Guess what Angelina Jolie doesn't like about being single either 

And it's totally relatable

Angelina Jolie
(Image credit: Rex)

And it's totally relatable

Angelina Jolie and Brad Pitt announced their separation a year ago, with Angelina filing for divorce citing irreconcilable differences, ending their 12 year relationship.

Since news of the split has broken, both parties have kept a relatively low profile – making rare public appearances and maintaining a dignified silence.

The past few months however have seen the couple open up on the subject, with Angelina speaking out about the emotional impact of her high-profile break up in a recent interview with The Telegraph. 

While promoting her latest directional work, First They Killed My Father, the 42-year-old actress spoke out about the breakdown of her marriage, and about being single for the first time in a decade.

'It's been difficult. I don't enjoy being single. It's not something I wanted,' she explained to The Telegraph. 'There's nothing nice about it. It's just hard. Sometimes maybe it appears I am pulling it all together, but really I am just trying to get through my days.'

She continued: 'Emotionally it's been a very difficult year and I have had some other health issues. So my health is something I have to monitor.'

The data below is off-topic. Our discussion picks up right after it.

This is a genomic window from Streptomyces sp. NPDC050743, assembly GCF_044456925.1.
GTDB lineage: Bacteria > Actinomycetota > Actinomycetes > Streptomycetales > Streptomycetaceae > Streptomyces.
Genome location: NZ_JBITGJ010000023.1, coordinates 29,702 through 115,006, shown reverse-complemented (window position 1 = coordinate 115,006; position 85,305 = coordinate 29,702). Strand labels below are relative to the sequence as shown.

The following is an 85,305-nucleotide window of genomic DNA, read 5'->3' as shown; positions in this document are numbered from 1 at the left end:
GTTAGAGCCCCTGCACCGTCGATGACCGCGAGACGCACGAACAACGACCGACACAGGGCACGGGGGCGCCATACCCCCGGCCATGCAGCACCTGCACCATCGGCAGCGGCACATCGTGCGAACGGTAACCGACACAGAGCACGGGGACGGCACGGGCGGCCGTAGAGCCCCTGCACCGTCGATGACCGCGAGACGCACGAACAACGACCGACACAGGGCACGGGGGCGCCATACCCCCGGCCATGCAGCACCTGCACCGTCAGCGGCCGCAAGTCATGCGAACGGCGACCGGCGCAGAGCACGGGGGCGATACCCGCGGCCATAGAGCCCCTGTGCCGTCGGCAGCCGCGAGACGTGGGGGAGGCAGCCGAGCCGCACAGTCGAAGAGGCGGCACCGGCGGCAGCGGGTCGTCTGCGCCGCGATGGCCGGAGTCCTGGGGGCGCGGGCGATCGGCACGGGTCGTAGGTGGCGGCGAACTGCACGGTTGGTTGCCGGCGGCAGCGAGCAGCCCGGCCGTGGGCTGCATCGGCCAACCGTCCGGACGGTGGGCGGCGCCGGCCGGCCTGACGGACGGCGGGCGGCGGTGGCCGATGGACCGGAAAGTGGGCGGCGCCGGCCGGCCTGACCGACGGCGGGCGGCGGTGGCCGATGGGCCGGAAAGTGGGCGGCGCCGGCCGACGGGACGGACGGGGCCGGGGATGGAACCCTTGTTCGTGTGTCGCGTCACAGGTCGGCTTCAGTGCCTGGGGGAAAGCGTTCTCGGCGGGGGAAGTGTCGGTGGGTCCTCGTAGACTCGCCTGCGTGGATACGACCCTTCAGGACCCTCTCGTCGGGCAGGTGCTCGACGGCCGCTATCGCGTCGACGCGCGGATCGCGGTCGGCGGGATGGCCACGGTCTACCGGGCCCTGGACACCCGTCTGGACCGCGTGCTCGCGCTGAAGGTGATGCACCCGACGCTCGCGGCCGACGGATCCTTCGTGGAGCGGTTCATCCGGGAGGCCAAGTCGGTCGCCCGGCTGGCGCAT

'The children have been amazing,' she added. 'It's been so moving to see how much they have helped each other and how much they have helped me.'

The actress and humanitarian has previously spoken about her health issues in an interview with Vanity Fair, going on to explain how she was diagnosed with Bell’s Palsy following the split.

Bell’s Palsy is a form of temporary facial paralysis, with symptoms varying from muscle twitching to the entire loss of movement in the face.

‘I actually feel more of a woman because I feel like I’m being smart about my choices, and I’m putting my family first, and I’m in charge of my life and health,' she explained. 'I think that’s what makes a woman complete. Sometimes women in families put themselves last until it manifests itself in their own health.’

‘I was very worried about my mother, growing up – a lot. I do not want my children to be worried about me,’ she explained. ‘I think it’s very important to cry in the shower and not in front of them. They need to know that everything’s going to be all right even when you’re not sure it is.’

Jenny Proudfoot
Features Editor

Jenny Proudfoot is an award-winning journalist, specialising in lifestyle, culture, entertainment, international development and politics. She has worked at Marie Claire UK for seven years, rising from intern to Features Editor and is now the most published Marie Claire writer of all time. She was made a 30 under 30 award-winner last year and named a rising star in journalism by the Professional Publishers Association.